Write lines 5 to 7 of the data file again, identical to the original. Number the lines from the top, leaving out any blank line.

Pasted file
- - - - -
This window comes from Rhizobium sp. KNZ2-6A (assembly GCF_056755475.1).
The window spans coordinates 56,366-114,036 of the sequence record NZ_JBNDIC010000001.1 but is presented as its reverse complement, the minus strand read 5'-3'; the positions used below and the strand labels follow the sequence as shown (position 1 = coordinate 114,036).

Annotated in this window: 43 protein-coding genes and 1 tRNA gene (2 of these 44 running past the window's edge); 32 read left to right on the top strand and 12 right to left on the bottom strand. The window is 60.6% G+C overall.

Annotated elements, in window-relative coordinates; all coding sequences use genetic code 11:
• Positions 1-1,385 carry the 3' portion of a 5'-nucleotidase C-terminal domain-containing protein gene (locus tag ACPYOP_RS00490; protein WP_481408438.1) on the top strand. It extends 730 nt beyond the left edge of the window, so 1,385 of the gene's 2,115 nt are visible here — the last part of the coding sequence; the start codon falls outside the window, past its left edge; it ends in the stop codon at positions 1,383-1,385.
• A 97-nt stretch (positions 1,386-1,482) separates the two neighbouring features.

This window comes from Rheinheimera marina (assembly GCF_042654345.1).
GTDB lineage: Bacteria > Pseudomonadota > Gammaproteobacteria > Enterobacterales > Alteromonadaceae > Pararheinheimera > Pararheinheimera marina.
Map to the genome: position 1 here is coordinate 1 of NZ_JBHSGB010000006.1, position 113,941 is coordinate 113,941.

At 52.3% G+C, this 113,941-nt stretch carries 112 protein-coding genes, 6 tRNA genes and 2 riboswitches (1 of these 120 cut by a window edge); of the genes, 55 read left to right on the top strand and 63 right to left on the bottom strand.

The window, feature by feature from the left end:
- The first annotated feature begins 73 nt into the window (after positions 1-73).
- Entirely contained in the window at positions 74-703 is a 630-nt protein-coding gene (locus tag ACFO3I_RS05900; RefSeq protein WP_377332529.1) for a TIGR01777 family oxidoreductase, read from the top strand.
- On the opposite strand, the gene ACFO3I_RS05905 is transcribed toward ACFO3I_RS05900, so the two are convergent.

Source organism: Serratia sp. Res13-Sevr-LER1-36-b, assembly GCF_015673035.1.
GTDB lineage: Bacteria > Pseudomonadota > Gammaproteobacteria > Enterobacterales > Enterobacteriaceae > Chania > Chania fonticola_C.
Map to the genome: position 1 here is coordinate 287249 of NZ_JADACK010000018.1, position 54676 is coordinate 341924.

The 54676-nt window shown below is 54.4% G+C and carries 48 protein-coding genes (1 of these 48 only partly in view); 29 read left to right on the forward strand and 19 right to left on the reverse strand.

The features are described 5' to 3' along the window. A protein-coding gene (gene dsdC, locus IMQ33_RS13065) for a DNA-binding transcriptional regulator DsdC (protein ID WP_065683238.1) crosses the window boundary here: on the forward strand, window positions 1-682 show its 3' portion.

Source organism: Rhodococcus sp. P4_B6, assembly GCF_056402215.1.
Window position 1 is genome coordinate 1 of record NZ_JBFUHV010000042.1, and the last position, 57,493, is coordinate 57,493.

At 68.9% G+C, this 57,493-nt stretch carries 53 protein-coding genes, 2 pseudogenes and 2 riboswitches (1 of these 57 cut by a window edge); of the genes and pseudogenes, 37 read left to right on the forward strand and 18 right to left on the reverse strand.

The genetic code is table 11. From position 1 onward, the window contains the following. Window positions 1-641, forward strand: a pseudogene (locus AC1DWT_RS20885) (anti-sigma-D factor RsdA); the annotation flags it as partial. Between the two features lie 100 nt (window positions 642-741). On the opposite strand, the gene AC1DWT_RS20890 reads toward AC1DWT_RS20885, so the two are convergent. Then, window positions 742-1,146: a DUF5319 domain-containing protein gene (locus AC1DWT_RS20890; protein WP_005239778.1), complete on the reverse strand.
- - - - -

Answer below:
• Positions 1-1,385 carry the 3' portion of a 5'-nucleotidase C-terminal domain-containing protein gene (locus tag ACPYOP_RS00490; protein WP_481408438.1) on the top strand. It extends 730 nt beyond the left edge of the window, so 1,385 of the gene's 2,115 nt are visible here — the last part of the coding sequence; the start codon falls outside the window, past its left edge; it ends in the stop codon at positions 1,383-1,385.
• A 97-nt stretch (positions 1,386-1,482) separates the two neighbouring features.

This window comes from Rheinheimera marina (assembly GCF_042654345.1).